- We will stop sanctifying and vilifying social media, recognizing that it is neither “the cure for all that ails us” nor “the end of civilization as we know it.” Both things are true, but neither position represents the truth. We will move past unproductive, moot arguments and focus more on developing solutions for managing the new realities of our lives as effectively as possible.
- In a related vein, we will stop thinking of social media as a frivolous novelty and begin to take it and other digital technologies more seriously, recognizing that these technologies are necessary utilities for functioning in the 21st Century.
- We will understand that leveraging new digital technologies is at once both a (r)evolutionary step forward and a return to more natural ways of communicating, collaborating, and learning. We will realize that digital technology is most effectively viewed as a means to achieving our goals and objectives rather than an end unto itself.
- We will shift from a focus on external uses of social media – particularly in a BtoC (business-to-consumer) context – to recognize the greater need (and opportunity) to address internal and inter-organizational applications and implications of new technologies in organizations of all types and sizes. We will begin to integrate them into existing projects and operations in all functional areas.
- We will develop more thoughtful and strategic approaches to digital engagement that employ appropriate platforms and communication channels based on organizational characteristics, stakeholder demographics, and other factors. We will be less reactive, less likely to engage in copycat behavior, and less inclined to pursue a “one size fits all” model.
- The false assumption of the inherent superiority of “Digital Natives” and “Millennials” in leveraging new technologies will cease to dominate people’s thinking. We will realize that we all have the opportunity – and ability – to be as digitally proficient as we want to be. As we all become more digitally proficient, we will once again realize that substance (e.g., functional and organizational knowledge, experience, wisdom, emotional intelligence, communication skills) is much more important than form (i.e., specific digital skills) – and far more difficult to acquire!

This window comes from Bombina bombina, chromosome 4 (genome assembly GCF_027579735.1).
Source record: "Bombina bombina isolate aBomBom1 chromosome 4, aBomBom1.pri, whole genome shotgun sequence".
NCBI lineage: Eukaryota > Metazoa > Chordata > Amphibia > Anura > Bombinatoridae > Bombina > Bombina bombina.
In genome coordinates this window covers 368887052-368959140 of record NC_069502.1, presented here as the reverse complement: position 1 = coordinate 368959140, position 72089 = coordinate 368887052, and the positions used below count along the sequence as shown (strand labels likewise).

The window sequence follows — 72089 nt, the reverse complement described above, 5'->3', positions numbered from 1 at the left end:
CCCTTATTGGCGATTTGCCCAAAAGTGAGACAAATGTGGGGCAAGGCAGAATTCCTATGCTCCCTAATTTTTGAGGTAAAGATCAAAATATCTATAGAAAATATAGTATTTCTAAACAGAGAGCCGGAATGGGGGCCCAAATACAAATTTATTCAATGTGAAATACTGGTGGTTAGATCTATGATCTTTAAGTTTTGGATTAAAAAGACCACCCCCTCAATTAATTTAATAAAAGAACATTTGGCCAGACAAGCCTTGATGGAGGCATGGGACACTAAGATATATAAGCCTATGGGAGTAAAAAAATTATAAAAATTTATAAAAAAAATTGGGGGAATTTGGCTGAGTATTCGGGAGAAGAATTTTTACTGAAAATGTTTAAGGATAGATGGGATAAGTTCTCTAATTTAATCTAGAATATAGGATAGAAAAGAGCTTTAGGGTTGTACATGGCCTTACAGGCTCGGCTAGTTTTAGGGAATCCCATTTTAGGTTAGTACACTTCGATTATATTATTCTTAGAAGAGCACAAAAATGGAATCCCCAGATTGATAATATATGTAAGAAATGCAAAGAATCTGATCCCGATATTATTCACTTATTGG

- More high-quality formal education and training about social media and other new digital technologies will be available. And recognizing the need to make a lifelong investment in their own success, more people will take advantage of it to climb their short-term learning curves more efficiently and effectively – and to lay a strong foundation for continuous learning and improvement.
- Organizations of all types will shift from public social media platforms like Facebook, Twitter, YouTube, and LinkedIn to private digital networks (PDNs) for internal communication and collaboration. The value of PDNs for inter-organizational communication and collaboration will also be realized and exploited more fully.
- Organizations will take appropriate action to manage their Digital Era risks by reviewing and updating their employee policies, creating social media policies/guidelines where necessary/appropriate, and providing ongoing training for both individual contributors and managers.
- Technology advocates will focus less on disruptive applications and more on how new technology can extend and enhance existing competencies rather than destroying them. And instead of primarily defining the success of technology companies – both start-ups and established firms – based on their splashy hits, we will place more value on incremental contributions and improvements that have a larger, albeit quieter, impacts.
Are my hopes a bit naïve and idealistic? Probably. Are they realistic? That’s up to all of us to determine. We’re really the only thing standing in the way of turning dreams into realities…